Sniff this: St. Louis researchers hope essential oils can correct COVID side effect

St. Louis researchers currently analyzing results of 'olfactory training'
essential oils
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ST. LOUIS, MO (KMOX) - An estimated 40% of people who have had COVID, haven't been able to stop and smell the roses for months. They've lost all, or most, of their sense of smell. Researchers in St. Louis have been asking them to breathe in the scent of roses anyway -- plus clove, lemon and eucalyptus.

Those are four of the main essential oils being used in a study at Washington University School of Medicine in St. Louis.

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St. Louis study looks at whether essential oils could be the key to restoring sense of smell lost due to COVID
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Dr. Jay Piccirillo, Professor of Otolaryngology (Ear, Nose, Throat) says SARS-CoV-2 appears to damage the cells that support the olfactory nerve. Roughly 270 COVID long-haulers who lost some or all of their sense of smell have been asked to breathe in essential oils twice a day as part of olfactory training in the study.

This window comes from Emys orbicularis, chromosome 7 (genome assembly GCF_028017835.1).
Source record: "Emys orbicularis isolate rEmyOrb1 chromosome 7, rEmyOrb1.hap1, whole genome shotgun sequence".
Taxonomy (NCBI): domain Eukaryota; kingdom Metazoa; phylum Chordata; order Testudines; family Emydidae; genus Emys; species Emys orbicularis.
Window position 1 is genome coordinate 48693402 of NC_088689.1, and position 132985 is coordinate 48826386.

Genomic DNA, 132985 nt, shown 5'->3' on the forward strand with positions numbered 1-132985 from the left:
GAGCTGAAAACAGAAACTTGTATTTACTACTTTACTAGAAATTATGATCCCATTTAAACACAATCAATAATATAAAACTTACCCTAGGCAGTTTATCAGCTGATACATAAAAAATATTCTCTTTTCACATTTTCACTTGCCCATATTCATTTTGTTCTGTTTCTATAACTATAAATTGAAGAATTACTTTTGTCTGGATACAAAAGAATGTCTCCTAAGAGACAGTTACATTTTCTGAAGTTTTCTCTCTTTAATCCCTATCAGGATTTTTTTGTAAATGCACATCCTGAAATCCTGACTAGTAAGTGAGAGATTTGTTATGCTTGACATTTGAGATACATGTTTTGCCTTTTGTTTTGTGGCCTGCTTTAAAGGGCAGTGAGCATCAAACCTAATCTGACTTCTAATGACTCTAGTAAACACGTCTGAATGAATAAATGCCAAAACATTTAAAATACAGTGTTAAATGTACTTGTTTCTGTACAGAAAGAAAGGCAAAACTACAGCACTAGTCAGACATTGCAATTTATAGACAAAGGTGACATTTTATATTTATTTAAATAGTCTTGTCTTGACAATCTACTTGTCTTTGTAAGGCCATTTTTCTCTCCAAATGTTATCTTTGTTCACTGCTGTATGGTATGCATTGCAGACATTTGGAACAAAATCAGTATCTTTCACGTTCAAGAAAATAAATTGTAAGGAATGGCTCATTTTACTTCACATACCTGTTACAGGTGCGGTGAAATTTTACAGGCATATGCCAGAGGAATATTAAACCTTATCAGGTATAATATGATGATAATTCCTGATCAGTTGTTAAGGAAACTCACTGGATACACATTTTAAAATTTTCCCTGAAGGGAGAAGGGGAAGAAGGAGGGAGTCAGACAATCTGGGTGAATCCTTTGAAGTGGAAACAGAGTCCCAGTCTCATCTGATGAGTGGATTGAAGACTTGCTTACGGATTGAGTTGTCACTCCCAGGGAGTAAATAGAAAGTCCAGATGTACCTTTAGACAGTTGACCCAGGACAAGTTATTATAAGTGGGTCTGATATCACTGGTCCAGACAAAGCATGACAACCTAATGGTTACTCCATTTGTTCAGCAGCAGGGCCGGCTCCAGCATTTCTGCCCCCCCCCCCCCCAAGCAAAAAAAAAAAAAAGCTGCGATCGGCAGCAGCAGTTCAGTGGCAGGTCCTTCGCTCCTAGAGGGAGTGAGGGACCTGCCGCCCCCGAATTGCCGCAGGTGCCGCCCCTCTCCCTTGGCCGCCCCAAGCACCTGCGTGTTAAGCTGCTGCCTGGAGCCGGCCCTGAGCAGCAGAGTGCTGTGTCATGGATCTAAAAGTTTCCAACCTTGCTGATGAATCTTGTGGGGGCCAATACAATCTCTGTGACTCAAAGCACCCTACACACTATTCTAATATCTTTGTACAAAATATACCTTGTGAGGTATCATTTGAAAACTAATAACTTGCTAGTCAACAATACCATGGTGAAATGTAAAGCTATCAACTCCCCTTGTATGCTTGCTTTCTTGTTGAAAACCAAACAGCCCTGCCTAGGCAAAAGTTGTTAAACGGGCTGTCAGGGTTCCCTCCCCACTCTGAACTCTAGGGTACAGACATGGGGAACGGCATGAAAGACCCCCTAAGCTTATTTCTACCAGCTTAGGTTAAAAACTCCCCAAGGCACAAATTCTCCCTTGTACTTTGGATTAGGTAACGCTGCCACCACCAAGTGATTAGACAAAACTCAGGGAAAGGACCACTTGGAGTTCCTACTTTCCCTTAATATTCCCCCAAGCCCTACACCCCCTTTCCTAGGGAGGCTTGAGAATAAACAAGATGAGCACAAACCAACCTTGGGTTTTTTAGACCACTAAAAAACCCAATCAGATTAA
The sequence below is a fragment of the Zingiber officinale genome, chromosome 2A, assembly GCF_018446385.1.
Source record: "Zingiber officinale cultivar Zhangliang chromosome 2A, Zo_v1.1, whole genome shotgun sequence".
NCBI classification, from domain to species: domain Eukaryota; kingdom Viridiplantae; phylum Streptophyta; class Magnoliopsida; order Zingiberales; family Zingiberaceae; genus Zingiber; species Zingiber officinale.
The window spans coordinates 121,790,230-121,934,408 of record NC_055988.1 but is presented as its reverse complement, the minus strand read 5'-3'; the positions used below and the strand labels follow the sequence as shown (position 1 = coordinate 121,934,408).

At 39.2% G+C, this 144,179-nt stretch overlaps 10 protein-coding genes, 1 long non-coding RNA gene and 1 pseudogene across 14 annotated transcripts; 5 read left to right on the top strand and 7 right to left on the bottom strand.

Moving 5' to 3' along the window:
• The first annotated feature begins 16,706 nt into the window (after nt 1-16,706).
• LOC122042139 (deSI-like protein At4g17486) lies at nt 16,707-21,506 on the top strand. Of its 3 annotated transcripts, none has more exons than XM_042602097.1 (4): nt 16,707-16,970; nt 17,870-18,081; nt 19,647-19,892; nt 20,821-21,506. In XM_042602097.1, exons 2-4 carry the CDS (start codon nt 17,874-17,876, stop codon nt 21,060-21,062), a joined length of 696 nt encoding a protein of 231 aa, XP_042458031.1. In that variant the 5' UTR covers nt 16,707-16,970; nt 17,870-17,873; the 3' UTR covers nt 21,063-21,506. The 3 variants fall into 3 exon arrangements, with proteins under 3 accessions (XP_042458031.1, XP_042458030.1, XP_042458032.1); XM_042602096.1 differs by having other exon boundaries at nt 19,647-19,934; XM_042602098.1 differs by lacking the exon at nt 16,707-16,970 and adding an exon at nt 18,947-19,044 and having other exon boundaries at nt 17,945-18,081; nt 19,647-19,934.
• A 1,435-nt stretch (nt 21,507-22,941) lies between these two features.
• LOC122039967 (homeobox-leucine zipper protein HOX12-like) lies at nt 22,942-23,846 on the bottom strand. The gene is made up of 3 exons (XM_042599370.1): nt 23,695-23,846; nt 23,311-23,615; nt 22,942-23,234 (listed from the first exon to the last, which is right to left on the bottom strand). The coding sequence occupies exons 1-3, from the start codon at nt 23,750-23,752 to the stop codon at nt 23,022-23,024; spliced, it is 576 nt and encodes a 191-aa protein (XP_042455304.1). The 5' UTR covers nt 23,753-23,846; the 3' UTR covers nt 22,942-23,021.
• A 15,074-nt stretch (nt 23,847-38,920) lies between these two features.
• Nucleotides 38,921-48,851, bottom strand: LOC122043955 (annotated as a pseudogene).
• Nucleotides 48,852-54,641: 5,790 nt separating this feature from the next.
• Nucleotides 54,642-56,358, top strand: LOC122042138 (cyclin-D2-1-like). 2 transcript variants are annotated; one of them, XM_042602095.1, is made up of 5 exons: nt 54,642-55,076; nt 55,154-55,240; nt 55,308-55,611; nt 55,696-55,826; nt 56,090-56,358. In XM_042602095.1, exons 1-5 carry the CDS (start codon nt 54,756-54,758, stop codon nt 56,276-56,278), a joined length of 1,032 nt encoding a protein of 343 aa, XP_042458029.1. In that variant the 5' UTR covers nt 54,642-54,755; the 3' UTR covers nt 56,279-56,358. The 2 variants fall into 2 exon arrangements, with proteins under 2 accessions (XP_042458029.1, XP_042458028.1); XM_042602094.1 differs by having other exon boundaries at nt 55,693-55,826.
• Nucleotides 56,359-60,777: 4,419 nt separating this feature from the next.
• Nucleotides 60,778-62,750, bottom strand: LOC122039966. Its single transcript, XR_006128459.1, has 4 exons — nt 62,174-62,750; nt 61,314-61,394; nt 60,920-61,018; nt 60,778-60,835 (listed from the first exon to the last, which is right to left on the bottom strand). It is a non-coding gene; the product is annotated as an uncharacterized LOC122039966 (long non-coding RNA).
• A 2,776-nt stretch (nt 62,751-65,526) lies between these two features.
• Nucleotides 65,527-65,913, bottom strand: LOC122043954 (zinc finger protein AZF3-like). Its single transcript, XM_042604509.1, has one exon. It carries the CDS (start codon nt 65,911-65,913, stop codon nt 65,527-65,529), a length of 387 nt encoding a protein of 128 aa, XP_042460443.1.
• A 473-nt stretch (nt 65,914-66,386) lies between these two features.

"The theory behind the use of essential oils as part of olfactory training for loss of sense of smell for all types of viruses, not just the coronavirus, is that through the process of smelling these essential oils, the patient can help reestablish the neural pathways," Piccirillo says.

It's a process known as neuroplasticity, or the ability of the brain to change.

Why use essential oils?

"The essential oils are used because they are relatively stable over time. They are a nice, pure smell, they don't have a lot of other chemical compounds," explains Piccarillo. "There's been no hard science that says this essential oil is better than that essential oil, or this type of smell is better. Some scientists and doctors say, maybe just taking a mindful approach to all of the smells in our environment, like our coffee in the morning, or an orange peel, a baby's diaper ... you don't necessarily need to go out and buy essential oils."

Some participants were given the option of which essential oils they wanted to use. The most popular was smoke, because as Piccarillo explains, the inability to smell can be a safety issue.

Results of the study are expected this winter.

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